“It is good that we are here”

August 6, 2020 – Feast of the Transfiguration of the Lord

And he was transfigured before them;
his face shone like the sun
and his clothes became white as light. (Matthew 17:1-9)

There are several Scripture passages on my Fly-on-the-Wall list — those passages that lead me to say, “Wow, I would love to have been a fly on the wall for that!”

Today’s account of the Feast of the Transfiguration is such a passage. Peter, James, and John went up the mountain with Jesus. While there, they saw His face turn dazzling white, and suddenly Moses and Elijah were there, too. As if that wasn’t already sensory overload, God spoke from the clouds, affirming that Jesus was His Son.

The passage ends with Jesus telling them, “Do not tell the vision to anyone” Well of course they weren’t going to tell anyone! Who would have believed them?

But wouldn’t you love to have been a fly on the wall when the three of them talked about it amongst themselves?

“Now, this is what I saw. Is that what you saw?”

“Someone talked…it sounded like it came from the clouds. That was God, right?”

“The voice said, “This is my beloved Son; listen to him.” I don’t know about you, but I’m going to listen!”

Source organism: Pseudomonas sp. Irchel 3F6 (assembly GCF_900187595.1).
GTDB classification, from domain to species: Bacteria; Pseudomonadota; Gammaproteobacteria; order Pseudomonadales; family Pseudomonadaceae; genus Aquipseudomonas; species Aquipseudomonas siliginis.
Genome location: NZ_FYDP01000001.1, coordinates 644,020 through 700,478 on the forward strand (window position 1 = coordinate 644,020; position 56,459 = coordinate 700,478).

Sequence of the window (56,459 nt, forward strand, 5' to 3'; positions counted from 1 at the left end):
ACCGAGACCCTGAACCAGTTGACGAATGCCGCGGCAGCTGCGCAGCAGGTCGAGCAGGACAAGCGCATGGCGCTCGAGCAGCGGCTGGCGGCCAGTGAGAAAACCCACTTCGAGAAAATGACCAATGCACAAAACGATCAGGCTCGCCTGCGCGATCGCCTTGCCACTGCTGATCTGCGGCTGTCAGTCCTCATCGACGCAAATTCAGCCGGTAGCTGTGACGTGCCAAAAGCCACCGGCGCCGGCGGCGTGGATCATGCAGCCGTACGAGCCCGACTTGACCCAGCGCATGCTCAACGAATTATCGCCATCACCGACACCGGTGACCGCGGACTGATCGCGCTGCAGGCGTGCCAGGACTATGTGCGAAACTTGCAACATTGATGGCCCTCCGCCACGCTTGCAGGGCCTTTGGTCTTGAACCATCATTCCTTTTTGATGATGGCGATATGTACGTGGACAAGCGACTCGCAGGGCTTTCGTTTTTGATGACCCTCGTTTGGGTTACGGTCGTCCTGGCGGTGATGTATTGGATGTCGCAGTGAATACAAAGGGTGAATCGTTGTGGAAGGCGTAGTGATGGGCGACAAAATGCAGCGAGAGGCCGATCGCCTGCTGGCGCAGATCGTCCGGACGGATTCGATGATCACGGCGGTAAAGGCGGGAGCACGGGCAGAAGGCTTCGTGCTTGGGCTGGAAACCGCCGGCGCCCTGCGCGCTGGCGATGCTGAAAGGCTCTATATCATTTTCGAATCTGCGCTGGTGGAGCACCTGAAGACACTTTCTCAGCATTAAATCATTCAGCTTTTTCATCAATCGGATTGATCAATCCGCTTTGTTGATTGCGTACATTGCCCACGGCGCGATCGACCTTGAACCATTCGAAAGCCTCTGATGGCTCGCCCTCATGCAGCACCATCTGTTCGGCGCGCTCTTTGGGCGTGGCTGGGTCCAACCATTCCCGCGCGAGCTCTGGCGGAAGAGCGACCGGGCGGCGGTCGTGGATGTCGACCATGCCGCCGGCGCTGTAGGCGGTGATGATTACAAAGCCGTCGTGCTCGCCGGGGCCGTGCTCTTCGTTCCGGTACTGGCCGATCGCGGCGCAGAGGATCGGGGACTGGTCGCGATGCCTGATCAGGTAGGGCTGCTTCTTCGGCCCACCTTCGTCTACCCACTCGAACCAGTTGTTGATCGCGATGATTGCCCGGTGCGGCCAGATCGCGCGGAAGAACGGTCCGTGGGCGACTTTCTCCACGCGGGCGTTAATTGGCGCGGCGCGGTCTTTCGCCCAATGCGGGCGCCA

What a gift these disciples were given, to be there on the day of the Transfiguration and with Jesus throughout His ministry on earth – to see the story unfold firsthand, to hear the Word of God as it was spoken.

The gift the disciples received was a gift that keeps on giving. When we go to Mass, we come together as disciples of Christ. We hear His divinely inspired Word in the reading of Scripture. We experience His real presence in the Eucharist.

Every Sunday, we are given the same gift the disciples were given on the mountain that day. The only difference seems to be our response to the experience. The disciples were awestruck, left speechless by what they saw. I fear we often take for granted what we experience in the Mass.

I want to be a fly on the wall on the day a congregation leaves the church fully embracing all that the Mass has to offer.

They will look a bit dazed, awestruck even, but incredibly joyful. And they will likely be mumbling to one another, “Did you see what I saw?”

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